PC Snow and WDC Donald go undercover. For Donald, posing as a prostitute, it means putting herself at considerable personal risk ….
Never Hit A Lady has an effective cold opening – the setting is a greasy spoon transport café. Our initial sight of Donald – plastered in makeup – makes it obvious that she’s working undercover. When Mick Harrigan (Neil McCallum) enters, we see her keen to strike up a conversation.
Harrigan drives lorries full of whisky from Scotland to London. He’s been robbed in the past and there’s a suspicion it might happen again soon. But is Harrigan a victim or part of the criminal conspiracy? If Donald can persuade him to take her to London, there’s a chance she’ll be able to find out. But Harrigan refuses – he doesn’t travel with anybody that he doesn’t know.
Donald makes a friend – Peg (Margaret Brady). Peg has plied her trade up and down the lorry routes for a while and now cuts a somewhat tragic figure. But there’s still a spark of defiance and bite there (which she obviously needs, otherwise the life she leads would have worn her down a long time ago). Peg is the sort of person that Donald, if she really was a prostitute, might eventually become – Peg knows that she’s doomed, but can’t see any way out. Brady essays a confident performance.
Barlow, Hawkins and especially Snow (who’s been detailed to watch her every step of the way) are concerned about Donald. At this point there’s no evidence that Harrigan is particularly violent, so it’s hard not to interpret their concern in a sexist light. The unspoken inference is that Donald, since she’s a woman, will be unable to cope if things turn ugly.
But then it turns out that Harrigan might be dangerous after all, as it seems he brutally beat up Peg after giving her a lift. After hearing the news, Donald rushes to the hospital to speak to her (which is a little bit of a story loophole – just how did the Task Force learn so quickly that Peg had been hospitalised?) Still posing as a fellow prostitute, Donald gives her some money to tide her over – a gift which Peg gratefully (and somewhat pathetically) accepts.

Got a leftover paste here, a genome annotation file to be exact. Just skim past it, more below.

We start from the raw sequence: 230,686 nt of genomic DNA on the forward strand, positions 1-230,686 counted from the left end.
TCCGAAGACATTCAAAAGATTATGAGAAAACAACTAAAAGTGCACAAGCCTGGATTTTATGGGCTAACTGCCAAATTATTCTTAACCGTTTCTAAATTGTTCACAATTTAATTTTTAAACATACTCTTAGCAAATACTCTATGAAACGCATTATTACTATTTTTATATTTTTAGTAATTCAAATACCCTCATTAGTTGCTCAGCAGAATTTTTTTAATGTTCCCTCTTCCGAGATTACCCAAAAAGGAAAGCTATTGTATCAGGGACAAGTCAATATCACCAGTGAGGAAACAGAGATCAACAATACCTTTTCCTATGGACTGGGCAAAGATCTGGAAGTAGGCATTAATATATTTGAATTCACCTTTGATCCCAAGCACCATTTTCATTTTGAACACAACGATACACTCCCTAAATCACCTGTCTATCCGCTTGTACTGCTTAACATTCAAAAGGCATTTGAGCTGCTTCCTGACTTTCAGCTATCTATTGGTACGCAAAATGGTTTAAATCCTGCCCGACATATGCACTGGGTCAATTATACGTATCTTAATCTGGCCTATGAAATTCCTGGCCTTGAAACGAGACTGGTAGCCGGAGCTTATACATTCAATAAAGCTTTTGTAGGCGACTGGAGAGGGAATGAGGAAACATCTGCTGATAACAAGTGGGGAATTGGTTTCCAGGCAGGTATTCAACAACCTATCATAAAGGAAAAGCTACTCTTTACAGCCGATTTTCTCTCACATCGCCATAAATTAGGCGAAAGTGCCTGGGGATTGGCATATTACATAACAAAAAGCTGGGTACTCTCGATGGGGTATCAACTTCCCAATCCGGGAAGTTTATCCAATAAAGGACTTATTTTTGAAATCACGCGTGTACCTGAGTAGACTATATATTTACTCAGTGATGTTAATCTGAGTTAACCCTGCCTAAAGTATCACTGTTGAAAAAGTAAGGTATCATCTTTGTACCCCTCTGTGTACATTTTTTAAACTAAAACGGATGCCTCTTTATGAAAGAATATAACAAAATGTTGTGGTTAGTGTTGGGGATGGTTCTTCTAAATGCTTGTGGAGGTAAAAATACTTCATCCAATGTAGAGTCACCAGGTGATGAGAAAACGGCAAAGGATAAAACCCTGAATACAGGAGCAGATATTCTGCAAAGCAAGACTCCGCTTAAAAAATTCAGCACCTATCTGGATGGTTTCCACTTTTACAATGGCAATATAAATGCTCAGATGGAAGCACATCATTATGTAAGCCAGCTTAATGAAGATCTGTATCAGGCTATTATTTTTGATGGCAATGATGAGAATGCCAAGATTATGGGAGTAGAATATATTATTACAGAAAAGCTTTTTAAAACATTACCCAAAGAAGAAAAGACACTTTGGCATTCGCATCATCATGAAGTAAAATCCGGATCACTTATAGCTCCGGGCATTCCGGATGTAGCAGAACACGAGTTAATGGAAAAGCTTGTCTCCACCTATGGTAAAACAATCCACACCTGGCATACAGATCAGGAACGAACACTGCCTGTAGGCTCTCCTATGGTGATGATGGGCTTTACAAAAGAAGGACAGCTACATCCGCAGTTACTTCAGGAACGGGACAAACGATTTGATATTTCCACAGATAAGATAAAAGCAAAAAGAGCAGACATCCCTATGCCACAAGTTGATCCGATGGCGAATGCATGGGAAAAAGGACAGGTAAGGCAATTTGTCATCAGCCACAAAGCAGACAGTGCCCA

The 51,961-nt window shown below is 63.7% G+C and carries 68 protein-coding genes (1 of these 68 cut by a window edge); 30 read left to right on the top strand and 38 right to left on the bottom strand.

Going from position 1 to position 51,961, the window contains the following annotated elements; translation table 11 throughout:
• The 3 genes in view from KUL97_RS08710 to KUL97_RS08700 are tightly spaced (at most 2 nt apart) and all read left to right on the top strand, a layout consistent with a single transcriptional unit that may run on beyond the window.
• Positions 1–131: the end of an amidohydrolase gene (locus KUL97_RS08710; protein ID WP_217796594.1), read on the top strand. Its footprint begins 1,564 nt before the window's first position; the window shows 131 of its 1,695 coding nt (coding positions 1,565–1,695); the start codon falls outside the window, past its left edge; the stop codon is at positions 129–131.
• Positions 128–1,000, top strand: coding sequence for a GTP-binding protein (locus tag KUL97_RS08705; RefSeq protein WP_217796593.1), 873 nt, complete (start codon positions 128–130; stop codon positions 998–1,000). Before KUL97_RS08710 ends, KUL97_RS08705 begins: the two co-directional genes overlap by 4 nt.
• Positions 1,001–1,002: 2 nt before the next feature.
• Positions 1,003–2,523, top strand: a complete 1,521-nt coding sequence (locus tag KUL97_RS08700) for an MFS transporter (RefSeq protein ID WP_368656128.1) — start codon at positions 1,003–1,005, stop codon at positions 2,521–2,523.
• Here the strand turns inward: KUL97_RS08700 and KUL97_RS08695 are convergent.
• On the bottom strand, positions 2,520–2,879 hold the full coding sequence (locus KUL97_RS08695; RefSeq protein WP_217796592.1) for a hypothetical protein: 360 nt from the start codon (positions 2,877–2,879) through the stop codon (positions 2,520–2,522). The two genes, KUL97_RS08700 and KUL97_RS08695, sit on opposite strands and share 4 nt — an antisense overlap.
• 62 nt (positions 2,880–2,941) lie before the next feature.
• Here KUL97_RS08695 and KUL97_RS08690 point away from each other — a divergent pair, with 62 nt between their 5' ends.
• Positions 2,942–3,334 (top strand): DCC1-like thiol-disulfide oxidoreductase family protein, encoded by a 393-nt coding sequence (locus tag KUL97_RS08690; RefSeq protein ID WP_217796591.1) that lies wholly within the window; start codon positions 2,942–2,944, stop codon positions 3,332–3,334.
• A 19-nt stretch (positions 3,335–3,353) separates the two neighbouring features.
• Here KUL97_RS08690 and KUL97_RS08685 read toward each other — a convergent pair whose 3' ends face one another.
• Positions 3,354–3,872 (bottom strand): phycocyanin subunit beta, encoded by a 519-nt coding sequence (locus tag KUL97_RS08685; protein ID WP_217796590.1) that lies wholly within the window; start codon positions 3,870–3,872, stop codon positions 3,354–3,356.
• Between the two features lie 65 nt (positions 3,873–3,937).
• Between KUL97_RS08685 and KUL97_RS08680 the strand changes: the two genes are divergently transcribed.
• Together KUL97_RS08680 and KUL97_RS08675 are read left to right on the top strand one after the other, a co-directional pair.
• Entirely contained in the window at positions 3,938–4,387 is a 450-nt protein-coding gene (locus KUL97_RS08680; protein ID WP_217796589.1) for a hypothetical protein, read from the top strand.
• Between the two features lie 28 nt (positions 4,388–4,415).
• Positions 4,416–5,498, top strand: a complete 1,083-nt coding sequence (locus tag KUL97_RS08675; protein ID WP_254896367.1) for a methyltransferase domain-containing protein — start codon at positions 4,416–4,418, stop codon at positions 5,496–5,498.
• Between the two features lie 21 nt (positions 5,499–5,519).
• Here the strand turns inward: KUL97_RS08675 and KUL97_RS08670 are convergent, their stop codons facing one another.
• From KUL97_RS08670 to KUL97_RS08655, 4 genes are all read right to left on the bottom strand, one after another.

It’s third time lucky, as Harrigan agrees to give Donald a lift to London and also suggests they might have a meal later on. He’s something of an old smoothie, telling her that – unlike most of the girls who work this route – she doesn’t smell. I have to confess that it’s slightly hard to see what Donald’s undercover operation is now supposed to achieve. A confession from Harrigan that he hit Peg? Even if he did so, it wouldn’t be admissible as evidence.
It’s a pity there wasn’t a closer guard on his parked lorry, as whilst Snow and Hawkins were tailing Donald and Harrigan, a group of armed men drove it away from the lorry park. Since the whisky thefts were supposed to be the object of the exercise, why didn’t the Task Force have somebody on a constant watch?
Now that Donald’s gone back to Harrigan’s room it’s painfully obvious what he expects to happen next, and he’s not going to take no for an answer. Given there’s a suspicion he could be violent, Donald seems to have been placed in danger for no good reason. He does attack her, but she’s able to signal to Snow and Hawkins (waiting anxiously outside).
The sight of an unconscious Donald – blood on her face – incenses Snow. He proceeds to choke the life out of Harrigan before Hawkins pulls him off. Terence Rigby was good at playing affable, but – as here – could do implacable just as well. Feelings are running high as Barlow (after Harrigan dismisses Donald as “a bloody teaser”) also looks as if he’d like to choke Harrigan. But luckily Hawkins is there once again to keep the peace.
Never Hit A Lady is a cracking showcase for Susan Tebbs. What’s especially interesting about Allan Prior’s script is how it doesn’t shy away from showing just how inept and flawed the operation was right from the start. There’s not a great deal of Stratford Johns, but the final five minutes or so are centered around Barlow’s questioning of Harrigan, which is electrifying.